Exploit kits are a form of 'crimeware' - a specialized utility program that is created and sold to facilitate illegal computer-related activity.
Each exploit kit has a library or collection of exploits that it can use to target vulnerabilities in different types of computers, devices, programs and so on. They are also usually designed so that their library can be updated easily whenever new exploits are released for recently discovered vulnerabilities. This makes it easy for the kit's operators to keep up-to-date and effective.
Probing for and exploiting vulnerabilities
Exploit kits are often planted by attackers on a webpage, where they can silently probe the computer or device of any visitor that views the page. The webpage may either be deliberately created by an attacker to contain the exploit kit, or it may be a legitimate page that was compromised by an attacker who then injected the kit onto it.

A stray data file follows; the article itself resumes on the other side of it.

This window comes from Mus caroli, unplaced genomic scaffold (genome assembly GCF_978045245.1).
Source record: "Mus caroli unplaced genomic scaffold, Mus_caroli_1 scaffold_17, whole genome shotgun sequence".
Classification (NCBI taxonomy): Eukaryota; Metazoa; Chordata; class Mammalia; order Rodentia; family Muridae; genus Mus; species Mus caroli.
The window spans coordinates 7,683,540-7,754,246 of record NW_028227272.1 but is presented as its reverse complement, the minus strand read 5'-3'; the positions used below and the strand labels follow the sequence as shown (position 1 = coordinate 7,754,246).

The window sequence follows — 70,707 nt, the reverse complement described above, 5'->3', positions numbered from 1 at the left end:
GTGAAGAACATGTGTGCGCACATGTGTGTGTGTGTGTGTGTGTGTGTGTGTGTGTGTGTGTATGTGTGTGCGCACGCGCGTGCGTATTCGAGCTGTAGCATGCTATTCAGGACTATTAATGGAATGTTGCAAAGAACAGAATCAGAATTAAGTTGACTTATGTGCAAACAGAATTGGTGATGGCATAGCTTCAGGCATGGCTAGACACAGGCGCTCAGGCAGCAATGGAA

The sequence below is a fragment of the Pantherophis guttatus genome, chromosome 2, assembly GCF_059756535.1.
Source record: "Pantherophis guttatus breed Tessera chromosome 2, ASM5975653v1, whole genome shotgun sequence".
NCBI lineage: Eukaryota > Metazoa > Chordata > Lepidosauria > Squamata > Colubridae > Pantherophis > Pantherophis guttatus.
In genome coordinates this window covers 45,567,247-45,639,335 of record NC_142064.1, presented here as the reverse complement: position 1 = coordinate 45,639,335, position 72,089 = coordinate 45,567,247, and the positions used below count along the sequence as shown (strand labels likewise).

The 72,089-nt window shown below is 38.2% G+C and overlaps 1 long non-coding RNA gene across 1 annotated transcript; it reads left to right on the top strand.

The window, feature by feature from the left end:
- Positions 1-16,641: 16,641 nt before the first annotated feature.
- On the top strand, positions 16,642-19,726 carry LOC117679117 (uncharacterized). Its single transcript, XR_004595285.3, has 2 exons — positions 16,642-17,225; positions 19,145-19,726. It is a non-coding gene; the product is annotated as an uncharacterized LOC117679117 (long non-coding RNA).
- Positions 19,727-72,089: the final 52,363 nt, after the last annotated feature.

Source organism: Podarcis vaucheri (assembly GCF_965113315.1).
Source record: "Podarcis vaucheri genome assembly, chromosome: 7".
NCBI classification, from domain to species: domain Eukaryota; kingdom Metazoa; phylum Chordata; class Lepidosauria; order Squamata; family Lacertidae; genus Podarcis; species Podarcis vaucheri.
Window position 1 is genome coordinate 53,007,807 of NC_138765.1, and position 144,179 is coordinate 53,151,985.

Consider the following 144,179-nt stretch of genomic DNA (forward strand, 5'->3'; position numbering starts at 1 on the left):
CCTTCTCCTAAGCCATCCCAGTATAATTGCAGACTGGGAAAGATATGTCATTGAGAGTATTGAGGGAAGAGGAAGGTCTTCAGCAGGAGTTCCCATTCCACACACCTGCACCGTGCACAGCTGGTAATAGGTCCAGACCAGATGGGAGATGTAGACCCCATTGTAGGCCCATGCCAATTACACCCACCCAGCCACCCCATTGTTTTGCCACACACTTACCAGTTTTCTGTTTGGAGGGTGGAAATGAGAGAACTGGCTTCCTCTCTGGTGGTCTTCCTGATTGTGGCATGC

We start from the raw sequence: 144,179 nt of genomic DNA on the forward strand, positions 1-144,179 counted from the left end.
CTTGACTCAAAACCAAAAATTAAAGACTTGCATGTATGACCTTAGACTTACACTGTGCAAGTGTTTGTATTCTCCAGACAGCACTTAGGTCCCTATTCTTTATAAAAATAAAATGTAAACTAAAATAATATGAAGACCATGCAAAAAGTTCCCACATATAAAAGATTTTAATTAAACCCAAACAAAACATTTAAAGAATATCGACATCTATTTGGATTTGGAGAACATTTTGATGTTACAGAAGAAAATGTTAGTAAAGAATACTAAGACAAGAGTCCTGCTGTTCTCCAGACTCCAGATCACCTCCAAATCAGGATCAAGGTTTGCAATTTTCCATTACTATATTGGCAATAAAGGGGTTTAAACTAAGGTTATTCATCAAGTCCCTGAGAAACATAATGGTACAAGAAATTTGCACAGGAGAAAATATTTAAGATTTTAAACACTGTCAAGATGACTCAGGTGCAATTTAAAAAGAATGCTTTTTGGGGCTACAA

When a user views the webpage, the exploit kit silently probes their computer or device to see if it has any vulnerabilities that the kit can target with one of the exploits in its library. If one is found, the kit will launch the appropriate exploit for it.
If the exploit successfully compromises the user's computer or device, the exploit kit then proceeds with its actual payload, which may range from installing components on the affected system, stealing data and so on.
Examples of exploit kits include AnglerEK, Fiesta, Styx, SweetOrange, Archie and Astrum. For more information on these kits:
For more about exploit kits, see Article: Exploit Kits